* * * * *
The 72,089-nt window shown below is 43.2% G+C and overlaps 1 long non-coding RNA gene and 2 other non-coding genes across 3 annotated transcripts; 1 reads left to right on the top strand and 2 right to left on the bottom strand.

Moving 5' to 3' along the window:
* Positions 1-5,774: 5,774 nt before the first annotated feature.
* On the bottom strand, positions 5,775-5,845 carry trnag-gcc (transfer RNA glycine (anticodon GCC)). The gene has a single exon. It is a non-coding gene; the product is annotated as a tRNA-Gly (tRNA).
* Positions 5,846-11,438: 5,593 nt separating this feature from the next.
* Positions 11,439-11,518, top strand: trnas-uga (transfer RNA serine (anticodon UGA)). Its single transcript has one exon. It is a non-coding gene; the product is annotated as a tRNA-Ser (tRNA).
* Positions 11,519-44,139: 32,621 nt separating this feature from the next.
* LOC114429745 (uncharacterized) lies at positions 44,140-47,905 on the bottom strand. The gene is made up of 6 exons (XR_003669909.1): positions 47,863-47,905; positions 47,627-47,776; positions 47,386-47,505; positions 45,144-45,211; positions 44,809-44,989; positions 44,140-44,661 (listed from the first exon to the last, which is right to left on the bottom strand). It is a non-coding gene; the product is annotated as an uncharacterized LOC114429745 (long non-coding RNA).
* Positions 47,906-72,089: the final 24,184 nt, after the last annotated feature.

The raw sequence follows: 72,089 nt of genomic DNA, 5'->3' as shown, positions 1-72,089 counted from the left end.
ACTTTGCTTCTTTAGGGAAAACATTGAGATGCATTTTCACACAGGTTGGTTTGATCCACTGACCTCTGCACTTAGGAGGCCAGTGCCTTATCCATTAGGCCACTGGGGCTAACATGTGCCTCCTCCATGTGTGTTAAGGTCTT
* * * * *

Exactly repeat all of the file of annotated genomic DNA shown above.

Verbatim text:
The 72,089-nt window shown below is 43.2% G+C and overlaps 1 long non-coding RNA gene and 2 other non-coding genes across 3 annotated transcripts; 1 reads left to right on the top strand and 2 right to left on the bottom strand.

Moving 5' to 3' along the window:
* Positions 1-5,774: 5,774 nt before the first annotated feature.
* On the bottom strand, positions 5,775-5,845 carry trnag-gcc (transfer RNA glycine (anticodon GCC)). The gene has a single exon. It is a non-coding gene; the product is annotated as a tRNA-Gly (tRNA).
* Positions 5,846-11,438: 5,593 nt separating this feature from the next.
* Positions 11,439-11,518, top strand: trnas-uga (transfer RNA serine (anticodon UGA)). Its single transcript has one exon. It is a non-coding gene; the product is annotated as a tRNA-Ser (tRNA).
* Positions 11,519-44,139: 32,621 nt separating this feature from the next.
* LOC114429745 (uncharacterized) lies at positions 44,140-47,905 on the bottom strand. The gene is made up of 6 exons (XR_003669909.1): positions 47,863-47,905; positions 47,627-47,776; positions 47,386-47,505; positions 45,144-45,211; positions 44,809-44,989; positions 44,140-44,661 (listed from the first exon to the last, which is right to left on the bottom strand). It is a non-coding gene; the product is annotated as an uncharacterized LOC114429745 (long non-coding RNA).
* Positions 47,906-72,089: the final 24,184 nt, after the last annotated feature.

The raw sequence follows: 72,089 nt of genomic DNA, 5'->3' as shown, positions 1-72,089 counted from the left end.
ACTTTGCTTCTTTAGGGAAAACATTGAGATGCATTTTCACACAGGTTGGTTTGATCCACTGACCTCTGCACTTAGGAGGCCAGTGCCTTATCCATTAGGCCACTGGGGCTAACATGTGCCTCCTCCATGTGTGTTAAGGTCTT